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Ships and Steel – Managing versus Predicting

I always struggle with days like Thursday. A sudden about face in the market and you have to figure out what to do.

Two days later, I’m still not sure what to do. I have done stuff, but I may undo them or I may do other things altogether.

Four sectors that I own stocks in took a dump Thursday – steel, shipping, banks and gold.


So first off – gold. This one is easy. You just sell. I have found that it is already best to sell gold stocks first and ask questions later. If it turns around just buy them back. There is always a chance to buy them back with gold stocks. I have invested in gold stocks for 15 years. I can’t think of one time where they “got away from me”.

I don’t own New Gold any more, I don’t own any Gran Colombia (which I had bought Monday) and I sold most of Wesdome and Fiore.

The only thing that gives me pause is Wesdome – and that simply is that it hardly sold off.

The stock is (relatively) so strong. I don’t know what is going on there but while bigger gold names fell 5-6%, Wesdome was actually flat at one point on Thursday. That is why I kept a bit.


Second – banks. With the banks I am in a different spot because I have sold a lot of my positions. So this is more about whether to buy them back.

I was really surprised to see both the banks and gold down. They have been a hedge to one another over the last year. When one is up the other is down.

When you look at the big money center banks, they have been down for days. The charts of JP Morgan and Citigroup in particular are really ugly. I mean, what the heck is going on with this:

This large bank move was not Fed induced by the looks of when it started. It just carried over to the small banks on Thursday.Whenever the banks start going down I feel like I have to figure out what it means. This case is no different but I have not figured it out yet. I won’t be adding to my positions until I do.

As for the other two – shipping and steel… I am battling my mindset versus the volatility of these sectors.

My mindset is – do not lose money. If I make some great, but more important, don’t lose any. The problem is that shipping and steel are two sectors where you can lose money very quickly if things go against you.

Which is why, even though they do not make up a particularly large part of my portfolio, they are taking an outsized amount of my attention right now.


In the case of shipping, the stocks suffered quite a drop on Thursday, which makes the decision more immediate.

But I sold some of the shippers the week before so that played into it as well. I did not go into Thursday’s drop with full positions in these names.

Nevertheless, I did sell some more. For reasons I will explain. But on Friday I added a new container (not containership) idea, Triton International, so that offset those sales some. I still own less of these stocks than I did coming into Thursday but enough to be nervous about them going forward.


Let’s go back to where the market is. First, containership rates are still at all-time highs and they look to be going higher.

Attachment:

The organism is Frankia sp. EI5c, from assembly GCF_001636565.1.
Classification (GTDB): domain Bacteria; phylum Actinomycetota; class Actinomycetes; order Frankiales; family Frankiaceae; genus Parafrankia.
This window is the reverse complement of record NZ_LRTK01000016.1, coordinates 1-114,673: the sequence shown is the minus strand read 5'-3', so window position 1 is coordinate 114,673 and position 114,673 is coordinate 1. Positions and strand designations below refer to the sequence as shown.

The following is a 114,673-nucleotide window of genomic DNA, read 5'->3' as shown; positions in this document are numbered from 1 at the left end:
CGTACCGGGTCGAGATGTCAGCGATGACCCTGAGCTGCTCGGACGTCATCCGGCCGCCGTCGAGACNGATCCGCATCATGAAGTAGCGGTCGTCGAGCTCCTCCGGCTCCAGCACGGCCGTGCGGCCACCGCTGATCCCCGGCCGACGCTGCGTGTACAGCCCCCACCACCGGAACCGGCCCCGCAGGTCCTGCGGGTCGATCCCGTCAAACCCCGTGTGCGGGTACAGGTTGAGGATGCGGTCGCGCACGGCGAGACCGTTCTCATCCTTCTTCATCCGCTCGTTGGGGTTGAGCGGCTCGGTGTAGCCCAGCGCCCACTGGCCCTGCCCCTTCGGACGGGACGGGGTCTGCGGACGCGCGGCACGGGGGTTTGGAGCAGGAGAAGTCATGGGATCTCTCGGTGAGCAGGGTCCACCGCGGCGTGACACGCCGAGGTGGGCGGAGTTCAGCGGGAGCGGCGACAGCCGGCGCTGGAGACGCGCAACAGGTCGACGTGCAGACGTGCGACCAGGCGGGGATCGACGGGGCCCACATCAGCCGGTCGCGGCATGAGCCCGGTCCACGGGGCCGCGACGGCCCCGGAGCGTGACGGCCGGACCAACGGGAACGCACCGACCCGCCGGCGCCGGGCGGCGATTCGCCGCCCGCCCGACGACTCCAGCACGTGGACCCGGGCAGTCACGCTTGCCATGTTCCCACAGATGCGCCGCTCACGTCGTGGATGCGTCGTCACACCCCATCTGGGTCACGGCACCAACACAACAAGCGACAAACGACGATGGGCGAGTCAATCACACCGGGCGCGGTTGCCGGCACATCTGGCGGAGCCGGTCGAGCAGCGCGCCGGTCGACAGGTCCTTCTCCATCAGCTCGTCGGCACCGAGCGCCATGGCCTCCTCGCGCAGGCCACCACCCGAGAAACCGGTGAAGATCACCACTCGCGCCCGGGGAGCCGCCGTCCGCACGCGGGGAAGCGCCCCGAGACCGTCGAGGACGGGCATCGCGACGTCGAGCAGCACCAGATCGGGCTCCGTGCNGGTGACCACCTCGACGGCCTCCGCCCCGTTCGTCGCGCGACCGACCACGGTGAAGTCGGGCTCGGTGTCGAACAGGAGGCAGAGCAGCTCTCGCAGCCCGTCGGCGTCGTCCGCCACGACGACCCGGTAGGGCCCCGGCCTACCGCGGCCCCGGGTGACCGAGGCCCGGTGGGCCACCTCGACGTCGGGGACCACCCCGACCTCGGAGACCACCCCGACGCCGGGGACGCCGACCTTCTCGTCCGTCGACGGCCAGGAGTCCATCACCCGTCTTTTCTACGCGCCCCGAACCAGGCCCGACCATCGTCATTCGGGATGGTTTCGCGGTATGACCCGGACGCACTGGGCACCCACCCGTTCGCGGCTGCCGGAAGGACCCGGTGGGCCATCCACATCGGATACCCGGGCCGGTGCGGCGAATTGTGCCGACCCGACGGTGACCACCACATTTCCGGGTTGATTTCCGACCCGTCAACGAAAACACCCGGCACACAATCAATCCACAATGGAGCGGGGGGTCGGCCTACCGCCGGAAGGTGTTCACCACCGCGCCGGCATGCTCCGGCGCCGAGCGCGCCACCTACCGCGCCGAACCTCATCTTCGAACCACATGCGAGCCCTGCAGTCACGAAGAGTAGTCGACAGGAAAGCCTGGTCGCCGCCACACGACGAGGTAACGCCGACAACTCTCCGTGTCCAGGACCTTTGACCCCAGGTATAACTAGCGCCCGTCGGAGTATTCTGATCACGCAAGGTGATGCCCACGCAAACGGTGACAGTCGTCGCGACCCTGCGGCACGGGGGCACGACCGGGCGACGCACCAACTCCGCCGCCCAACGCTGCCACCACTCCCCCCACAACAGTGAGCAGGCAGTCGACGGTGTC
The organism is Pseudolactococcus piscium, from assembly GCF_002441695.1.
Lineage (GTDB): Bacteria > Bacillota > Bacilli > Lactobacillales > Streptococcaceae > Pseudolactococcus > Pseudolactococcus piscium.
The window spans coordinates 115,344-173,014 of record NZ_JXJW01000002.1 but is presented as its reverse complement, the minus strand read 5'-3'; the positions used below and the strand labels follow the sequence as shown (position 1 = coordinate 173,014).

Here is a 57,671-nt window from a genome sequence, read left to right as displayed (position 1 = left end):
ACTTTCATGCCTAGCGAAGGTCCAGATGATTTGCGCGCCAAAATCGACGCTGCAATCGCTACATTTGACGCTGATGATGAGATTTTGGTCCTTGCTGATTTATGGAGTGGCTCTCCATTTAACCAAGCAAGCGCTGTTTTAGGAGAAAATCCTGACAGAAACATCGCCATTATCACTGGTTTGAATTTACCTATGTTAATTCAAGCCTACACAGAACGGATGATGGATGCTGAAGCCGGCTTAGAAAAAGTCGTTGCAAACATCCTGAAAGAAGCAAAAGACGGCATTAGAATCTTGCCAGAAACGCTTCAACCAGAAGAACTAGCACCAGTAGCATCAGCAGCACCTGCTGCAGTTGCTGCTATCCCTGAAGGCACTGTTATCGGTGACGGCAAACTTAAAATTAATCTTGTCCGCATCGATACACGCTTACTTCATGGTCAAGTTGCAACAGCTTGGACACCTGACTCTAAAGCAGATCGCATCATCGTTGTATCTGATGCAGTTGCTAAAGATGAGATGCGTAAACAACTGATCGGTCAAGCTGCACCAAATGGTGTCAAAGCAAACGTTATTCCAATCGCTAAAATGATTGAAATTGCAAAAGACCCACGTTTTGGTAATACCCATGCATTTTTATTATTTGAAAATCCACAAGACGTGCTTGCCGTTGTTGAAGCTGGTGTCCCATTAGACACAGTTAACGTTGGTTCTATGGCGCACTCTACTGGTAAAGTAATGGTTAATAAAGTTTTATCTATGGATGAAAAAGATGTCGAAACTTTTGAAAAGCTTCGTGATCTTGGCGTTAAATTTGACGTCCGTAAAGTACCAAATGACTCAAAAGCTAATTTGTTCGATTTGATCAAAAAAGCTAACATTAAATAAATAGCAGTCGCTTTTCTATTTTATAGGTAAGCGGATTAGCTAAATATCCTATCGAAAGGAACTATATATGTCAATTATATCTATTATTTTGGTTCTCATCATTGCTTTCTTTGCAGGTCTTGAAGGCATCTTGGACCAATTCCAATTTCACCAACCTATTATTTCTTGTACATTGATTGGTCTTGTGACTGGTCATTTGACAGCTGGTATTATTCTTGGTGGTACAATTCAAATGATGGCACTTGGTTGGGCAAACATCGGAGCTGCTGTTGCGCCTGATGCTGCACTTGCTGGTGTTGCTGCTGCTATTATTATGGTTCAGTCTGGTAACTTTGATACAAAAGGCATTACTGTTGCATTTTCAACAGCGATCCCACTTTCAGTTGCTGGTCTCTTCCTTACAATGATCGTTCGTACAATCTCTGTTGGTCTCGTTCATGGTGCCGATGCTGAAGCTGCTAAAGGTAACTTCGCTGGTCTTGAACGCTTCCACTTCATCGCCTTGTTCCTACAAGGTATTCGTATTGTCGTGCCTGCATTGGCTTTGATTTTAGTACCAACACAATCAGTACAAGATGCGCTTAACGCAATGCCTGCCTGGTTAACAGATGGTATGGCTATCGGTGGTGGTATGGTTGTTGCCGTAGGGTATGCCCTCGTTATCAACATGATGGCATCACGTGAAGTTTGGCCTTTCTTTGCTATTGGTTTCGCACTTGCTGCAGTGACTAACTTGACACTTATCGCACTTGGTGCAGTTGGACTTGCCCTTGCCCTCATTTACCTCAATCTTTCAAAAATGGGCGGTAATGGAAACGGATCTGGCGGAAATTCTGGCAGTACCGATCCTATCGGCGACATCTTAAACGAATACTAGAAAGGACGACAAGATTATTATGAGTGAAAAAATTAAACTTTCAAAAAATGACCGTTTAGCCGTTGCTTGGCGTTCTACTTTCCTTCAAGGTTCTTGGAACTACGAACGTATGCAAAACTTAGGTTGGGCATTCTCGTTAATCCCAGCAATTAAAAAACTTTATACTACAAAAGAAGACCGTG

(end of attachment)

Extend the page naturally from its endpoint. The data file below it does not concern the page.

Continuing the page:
This article, from American Shipper, says that rates are actually “accelerating”. There is a huge backlog of ships (90 of them) just sitting off the coast of China ports because of a Covid outbreak at the very large port of Yantian. While this backlog has come down a bit (from 104 a week previous) that is only because the ships scheduled to dock at Yantian are omitting the port altogether.

Ships omitting the port has consequences because the containers that are supposed to be loaded from the port are stacking up. According to this CNBC article:

Approximately 160,000 40-foot containers, the equivalent of 300,000 TEUs, or 20-foot equivalent units, are waiting to be exported, according to logistics companies with operating knowledge of the port.

300,000 TEUs would be about 10 days of shipping from the port.

This article from gcaptain put it this way:

Yantian Port now says it will be back to normal by the end of June, but just as it took several weeks for ship schedules and supply chains to recover from the vessel blocking the Suez Canal in March, it may take months for the cargo backlog in southern China to clear while the fallout ripples to ports worldwide.

“The trend is worrying, and unceasing congestion is becoming a global problem,” A.P. Moller-Maersk A/S, the world’s No. 1 container carrier, said in a statement Thursday.

Over 90% of the world’s electronics are exported out of the Port of Yantian.

Another article from Lloyds List says it will take weeks to work through the backlog and that is the best case scenario.

The gcaptain article estimated “the congestion in Yantian will take six to eight weeks to clear. That timetable is a problem because it extends the disruptions into the late-summer period of peak demand from the U.S. and Europe, where retailers and other importers restock warehouses ahead of the year-end holiday shopping rush.”

So the port congestion runs into the holiday rush runs into other economies opening up as they become vaccinated. And no significant new ships builds are coming along for 2 years.

Meanwhile the containership companies are booking 2 or 3 year charters at rates well above $30K/d. Today I saw a 3 year time charter at $42k per day and a 5 year charter at $34k per day.